Why bother giving consideration to the merits of a proposal when you have the power, and the votes, to ignore it entirely?
Yesterday, on the floor of the Maryland House of Delegates, an amendment was offered to a bill up for consideration by the House. The merits of that amendment were neither debated nor voted on.
The bill in question is HB 45, which would require parental consent before a minor can obtain a tattoo, brand, or body piercing. The sponsor of the bill, Delegate Sue Kullen, stated on the floor of the House that part of the impetus for the bill was a case in Calvert County wherein a 14 year old girl was tattooed without her parent’s consent, and developed a MRSA infection. During testimony on the bill, the committee heard that according to the American Academy of Pediatrics, the provision of tattoo or piercing services is analogous to an invasive medical procedure which requires parental consent – a minor is not capable of appreciating the consequences of such a decision and a parent’s consent should be required.
Subjecting oneself to this sort of procedure requires proper follow up care – in each case, infection and complications can result. It is also a decision which cannot be later undone without residual effects. Clearly, minor children ought to consult with and obtain permission from their parents before engaging in such a procedure.
The amendment in question, offered by Delegate Gail Bates, would have required parental consent for any invasive surgical procedure – logically, if a minor is not capable of giving informed consent to a procedure which pierces the skin with a needle, they are not capable of giving informed consent to a more invasive surgical procedure, requiring significantly more follow up care, with significantly higher risks.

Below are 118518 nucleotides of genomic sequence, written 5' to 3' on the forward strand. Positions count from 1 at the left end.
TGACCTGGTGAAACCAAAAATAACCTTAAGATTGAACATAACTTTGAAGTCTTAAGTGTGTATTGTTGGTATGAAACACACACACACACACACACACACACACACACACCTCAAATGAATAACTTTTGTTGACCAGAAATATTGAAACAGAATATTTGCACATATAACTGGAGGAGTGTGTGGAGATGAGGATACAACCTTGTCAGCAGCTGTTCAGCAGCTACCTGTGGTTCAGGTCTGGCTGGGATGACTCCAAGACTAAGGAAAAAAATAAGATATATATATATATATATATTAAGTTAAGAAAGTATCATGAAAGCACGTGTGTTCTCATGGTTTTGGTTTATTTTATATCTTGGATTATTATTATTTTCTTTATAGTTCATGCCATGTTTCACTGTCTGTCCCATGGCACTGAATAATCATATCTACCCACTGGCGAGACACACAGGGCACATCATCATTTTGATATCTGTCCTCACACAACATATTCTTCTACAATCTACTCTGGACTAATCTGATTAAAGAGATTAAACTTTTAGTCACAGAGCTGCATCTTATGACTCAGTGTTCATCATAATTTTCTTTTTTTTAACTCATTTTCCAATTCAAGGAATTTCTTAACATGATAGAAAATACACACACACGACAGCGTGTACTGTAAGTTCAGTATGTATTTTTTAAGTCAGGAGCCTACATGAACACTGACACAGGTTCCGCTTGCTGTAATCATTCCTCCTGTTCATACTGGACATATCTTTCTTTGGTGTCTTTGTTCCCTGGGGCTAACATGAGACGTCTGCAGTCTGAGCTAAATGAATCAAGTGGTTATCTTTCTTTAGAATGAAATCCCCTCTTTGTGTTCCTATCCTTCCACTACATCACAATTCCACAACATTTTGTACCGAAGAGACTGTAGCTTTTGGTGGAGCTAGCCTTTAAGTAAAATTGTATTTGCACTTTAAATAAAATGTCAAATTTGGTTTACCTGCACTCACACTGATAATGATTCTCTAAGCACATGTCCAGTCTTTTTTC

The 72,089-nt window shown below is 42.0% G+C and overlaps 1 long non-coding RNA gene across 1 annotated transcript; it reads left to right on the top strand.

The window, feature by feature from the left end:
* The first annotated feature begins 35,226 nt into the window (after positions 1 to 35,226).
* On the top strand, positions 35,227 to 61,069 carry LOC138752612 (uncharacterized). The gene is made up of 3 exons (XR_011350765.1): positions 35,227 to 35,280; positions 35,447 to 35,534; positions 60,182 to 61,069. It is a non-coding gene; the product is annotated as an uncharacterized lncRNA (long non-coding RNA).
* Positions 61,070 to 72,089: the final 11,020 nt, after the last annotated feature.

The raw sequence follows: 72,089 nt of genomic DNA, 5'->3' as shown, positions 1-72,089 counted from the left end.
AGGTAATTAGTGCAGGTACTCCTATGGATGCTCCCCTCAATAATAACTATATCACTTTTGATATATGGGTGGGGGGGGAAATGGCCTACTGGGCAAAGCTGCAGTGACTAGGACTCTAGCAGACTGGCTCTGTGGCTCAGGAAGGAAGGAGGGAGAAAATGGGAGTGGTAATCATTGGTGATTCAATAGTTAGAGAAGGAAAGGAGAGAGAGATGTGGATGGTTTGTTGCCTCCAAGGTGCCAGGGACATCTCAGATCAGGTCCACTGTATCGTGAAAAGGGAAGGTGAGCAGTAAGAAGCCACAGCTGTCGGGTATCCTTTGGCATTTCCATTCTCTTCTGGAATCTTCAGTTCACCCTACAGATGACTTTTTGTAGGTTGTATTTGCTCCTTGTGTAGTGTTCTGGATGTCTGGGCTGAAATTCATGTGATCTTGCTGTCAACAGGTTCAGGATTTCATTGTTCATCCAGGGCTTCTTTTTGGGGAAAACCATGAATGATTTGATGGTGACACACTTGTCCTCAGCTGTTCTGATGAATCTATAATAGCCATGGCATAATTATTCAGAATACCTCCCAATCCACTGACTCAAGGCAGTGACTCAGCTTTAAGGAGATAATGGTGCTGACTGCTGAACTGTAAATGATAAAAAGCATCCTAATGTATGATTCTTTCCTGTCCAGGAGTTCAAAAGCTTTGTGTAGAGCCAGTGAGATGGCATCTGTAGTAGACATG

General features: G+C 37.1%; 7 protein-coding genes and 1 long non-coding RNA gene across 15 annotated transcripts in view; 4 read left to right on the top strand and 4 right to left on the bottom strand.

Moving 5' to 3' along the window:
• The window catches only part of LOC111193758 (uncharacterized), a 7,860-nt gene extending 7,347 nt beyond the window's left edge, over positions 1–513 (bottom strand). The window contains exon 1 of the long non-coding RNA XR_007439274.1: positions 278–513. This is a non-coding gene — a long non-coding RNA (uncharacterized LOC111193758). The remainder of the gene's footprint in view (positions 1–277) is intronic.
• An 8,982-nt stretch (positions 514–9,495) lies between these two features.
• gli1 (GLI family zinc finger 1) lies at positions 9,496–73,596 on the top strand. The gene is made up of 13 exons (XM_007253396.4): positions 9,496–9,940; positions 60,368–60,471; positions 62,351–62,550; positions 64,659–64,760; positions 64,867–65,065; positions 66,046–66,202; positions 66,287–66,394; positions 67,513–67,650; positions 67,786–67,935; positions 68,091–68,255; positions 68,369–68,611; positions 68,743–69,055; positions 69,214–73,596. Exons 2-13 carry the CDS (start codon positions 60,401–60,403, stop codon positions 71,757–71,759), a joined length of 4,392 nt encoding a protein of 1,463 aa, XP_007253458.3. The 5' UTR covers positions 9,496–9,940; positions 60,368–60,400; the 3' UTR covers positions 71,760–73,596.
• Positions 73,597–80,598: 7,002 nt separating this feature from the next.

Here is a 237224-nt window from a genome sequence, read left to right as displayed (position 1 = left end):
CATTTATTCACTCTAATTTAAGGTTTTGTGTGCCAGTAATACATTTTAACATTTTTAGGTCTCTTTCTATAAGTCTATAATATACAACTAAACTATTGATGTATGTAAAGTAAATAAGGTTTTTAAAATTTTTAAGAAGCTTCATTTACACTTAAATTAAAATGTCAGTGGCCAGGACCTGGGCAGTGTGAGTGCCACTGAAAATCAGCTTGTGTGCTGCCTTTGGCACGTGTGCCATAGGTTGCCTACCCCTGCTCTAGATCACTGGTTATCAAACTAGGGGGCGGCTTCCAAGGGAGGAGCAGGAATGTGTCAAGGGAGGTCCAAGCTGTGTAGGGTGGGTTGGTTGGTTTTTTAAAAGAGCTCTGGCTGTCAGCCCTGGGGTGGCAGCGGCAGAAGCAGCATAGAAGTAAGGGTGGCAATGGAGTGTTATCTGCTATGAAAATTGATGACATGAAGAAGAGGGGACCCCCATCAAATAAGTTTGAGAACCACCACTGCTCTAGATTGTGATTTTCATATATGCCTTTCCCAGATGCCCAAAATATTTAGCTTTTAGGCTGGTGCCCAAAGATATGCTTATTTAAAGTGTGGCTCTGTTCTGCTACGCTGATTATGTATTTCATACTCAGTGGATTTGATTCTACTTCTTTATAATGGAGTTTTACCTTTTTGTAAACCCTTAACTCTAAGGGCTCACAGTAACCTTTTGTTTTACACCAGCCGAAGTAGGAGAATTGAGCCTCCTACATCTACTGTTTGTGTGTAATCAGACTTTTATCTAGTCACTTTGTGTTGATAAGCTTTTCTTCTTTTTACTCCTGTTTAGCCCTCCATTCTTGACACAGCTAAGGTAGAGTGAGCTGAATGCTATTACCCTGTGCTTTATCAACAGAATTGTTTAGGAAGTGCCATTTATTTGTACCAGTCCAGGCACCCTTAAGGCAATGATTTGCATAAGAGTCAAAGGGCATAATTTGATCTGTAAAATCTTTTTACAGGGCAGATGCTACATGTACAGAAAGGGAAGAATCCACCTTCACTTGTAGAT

The objections raised to the amendment by the Democrats were purely technical. The chair of the Judiciary committee questioned whether or not the amendment conformed to the rules of the House, insofar as each bill must pertain to a single subject, and no amendment may change the original purpose of a bill. The rules of the House exist to ensure orderly, reasoned debate on issues, followed by considered and deliberate voting.
Ultimately, however, the rules are interpreted and applied by the House as a whole – which translates to an up or down vote on any question of the rules. Despite an Attorney General’s opinion that the amendment was on the same subject, and a reasonable claim that the purpose of the bill was not altered, the amendment was ruled out of order. Once that occurred, the matter was no longer up for debate.
After a complex series of parliamentary maneuvers, the Speaker and the majority manipulated the rules of the House, taking advantage of superior numbers to do so, in order to stifle debate and avoid a vote.
Given the fact that the majority party has sufficent votes to kill any amendment, what is the harm in allowing free and open debate on an issue as important as the health and safety of minors? One has to wonder what exactly they are afraid of.